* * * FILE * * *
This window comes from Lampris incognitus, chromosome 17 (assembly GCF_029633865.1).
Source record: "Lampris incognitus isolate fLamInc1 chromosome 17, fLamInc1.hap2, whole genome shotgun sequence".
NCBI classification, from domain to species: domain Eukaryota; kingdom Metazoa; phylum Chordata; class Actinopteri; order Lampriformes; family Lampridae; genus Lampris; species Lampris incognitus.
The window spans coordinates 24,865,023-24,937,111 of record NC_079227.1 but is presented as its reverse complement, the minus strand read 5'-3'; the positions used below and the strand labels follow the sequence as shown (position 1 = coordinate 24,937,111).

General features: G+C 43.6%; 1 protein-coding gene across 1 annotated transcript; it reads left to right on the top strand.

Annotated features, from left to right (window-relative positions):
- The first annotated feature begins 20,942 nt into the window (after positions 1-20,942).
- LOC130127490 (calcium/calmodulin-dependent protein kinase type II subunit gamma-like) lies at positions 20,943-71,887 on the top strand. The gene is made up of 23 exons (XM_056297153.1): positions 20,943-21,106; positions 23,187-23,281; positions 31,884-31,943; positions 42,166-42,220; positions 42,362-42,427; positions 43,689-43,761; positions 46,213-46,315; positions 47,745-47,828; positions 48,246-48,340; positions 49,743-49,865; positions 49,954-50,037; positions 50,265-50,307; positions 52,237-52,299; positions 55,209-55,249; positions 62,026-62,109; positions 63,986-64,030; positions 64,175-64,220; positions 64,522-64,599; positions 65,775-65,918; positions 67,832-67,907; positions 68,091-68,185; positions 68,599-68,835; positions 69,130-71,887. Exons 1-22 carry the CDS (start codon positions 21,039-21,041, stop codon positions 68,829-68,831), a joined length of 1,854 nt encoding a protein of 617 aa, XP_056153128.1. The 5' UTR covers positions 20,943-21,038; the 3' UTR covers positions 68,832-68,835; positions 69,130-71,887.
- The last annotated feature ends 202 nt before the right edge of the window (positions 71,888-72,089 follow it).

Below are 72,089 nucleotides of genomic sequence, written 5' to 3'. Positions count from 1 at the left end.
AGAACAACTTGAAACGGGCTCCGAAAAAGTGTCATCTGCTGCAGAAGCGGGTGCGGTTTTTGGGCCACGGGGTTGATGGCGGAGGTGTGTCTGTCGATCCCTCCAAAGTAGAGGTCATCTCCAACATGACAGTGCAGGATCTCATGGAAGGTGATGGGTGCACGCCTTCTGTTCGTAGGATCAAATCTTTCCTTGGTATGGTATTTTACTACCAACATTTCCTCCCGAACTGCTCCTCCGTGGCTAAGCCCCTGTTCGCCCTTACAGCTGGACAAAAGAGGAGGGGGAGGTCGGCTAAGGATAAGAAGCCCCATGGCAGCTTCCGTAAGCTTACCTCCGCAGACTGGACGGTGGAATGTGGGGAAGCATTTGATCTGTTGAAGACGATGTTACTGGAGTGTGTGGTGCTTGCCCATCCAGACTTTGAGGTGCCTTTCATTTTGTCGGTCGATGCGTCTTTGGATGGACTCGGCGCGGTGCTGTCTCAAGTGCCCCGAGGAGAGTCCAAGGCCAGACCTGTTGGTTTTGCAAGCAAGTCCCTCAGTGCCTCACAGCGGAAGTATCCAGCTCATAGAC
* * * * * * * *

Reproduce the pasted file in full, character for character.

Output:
This window comes from Lampris incognitus, chromosome 17 (assembly GCF_029633865.1).
Source record: "Lampris incognitus isolate fLamInc1 chromosome 17, fLamInc1.hap2, whole genome shotgun sequence".
NCBI classification, from domain to species: domain Eukaryota; kingdom Metazoa; phylum Chordata; class Actinopteri; order Lampriformes; family Lampridae; genus Lampris; species Lampris incognitus.
The window spans coordinates 24,865,023-24,937,111 of record NC_079227.1 but is presented as its reverse complement, the minus strand read 5'-3'; the positions used below and the strand labels follow the sequence as shown (position 1 = coordinate 24,937,111).

General features: G+C 43.6%; 1 protein-coding gene across 1 annotated transcript; it reads left to right on the top strand.

Annotated features, from left to right (window-relative positions):
- The first annotated feature begins 20,942 nt into the window (after positions 1-20,942).
- LOC130127490 (calcium/calmodulin-dependent protein kinase type II subunit gamma-like) lies at positions 20,943-71,887 on the top strand. The gene is made up of 23 exons (XM_056297153.1): positions 20,943-21,106; positions 23,187-23,281; positions 31,884-31,943; positions 42,166-42,220; positions 42,362-42,427; positions 43,689-43,761; positions 46,213-46,315; positions 47,745-47,828; positions 48,246-48,340; positions 49,743-49,865; positions 49,954-50,037; positions 50,265-50,307; positions 52,237-52,299; positions 55,209-55,249; positions 62,026-62,109; positions 63,986-64,030; positions 64,175-64,220; positions 64,522-64,599; positions 65,775-65,918; positions 67,832-67,907; positions 68,091-68,185; positions 68,599-68,835; positions 69,130-71,887. Exons 1-22 carry the CDS (start codon positions 21,039-21,041, stop codon positions 68,829-68,831), a joined length of 1,854 nt encoding a protein of 617 aa, XP_056153128.1. The 5' UTR covers positions 20,943-21,038; the 3' UTR covers positions 68,832-68,835; positions 69,130-71,887.
- The last annotated feature ends 202 nt before the right edge of the window (positions 71,888-72,089 follow it).

Below are 72,089 nucleotides of genomic sequence, written 5' to 3'. Positions count from 1 at the left end.
AGAACAACTTGAAACGGGCTCCGAAAAAGTGTCATCTGCTGCAGAAGCGGGTGCGGTTTTTGGGCCACGGGGTTGATGGCGGAGGTGTGTCTGTCGATCCCTCCAAAGTAGAGGTCATCTCCAACATGACAGTGCAGGATCTCATGGAAGGTGATGGGTGCACGCCTTCTGTTCGTAGGATCAAATCTTTCCTTGGTATGGTATTTTACTACCAACATTTCCTCCCGAACTGCTCCTCCGTGGCTAAGCCCCTGTTCGCCCTTACAGCTGGACAAAAGAGGAGGGGGAGGTCGGCTAAGGATAAGAAGCCCCATGGCAGCTTCCGTAAGCTTACCTCCGCAGACTGGACGGTGGAATGTGGGGAAGCATTTGATCTGTTGAAGACGATGTTACTGGAGTGTGTGGTGCTTGCCCATCCAGACTTTGAGGTGCCTTTCATTTTGTCGGTCGATGCGTCTTTGGATGGACTCGGCGCGGTGCTGTCTCAAGTGCCCCGAGGAGAGTCCAAGGCCAGACCTGTTGGTTTTGCAAGCAAGTCCCTCAGTGCCTCACAGCGGAAGTATCCAGCTCATAGAC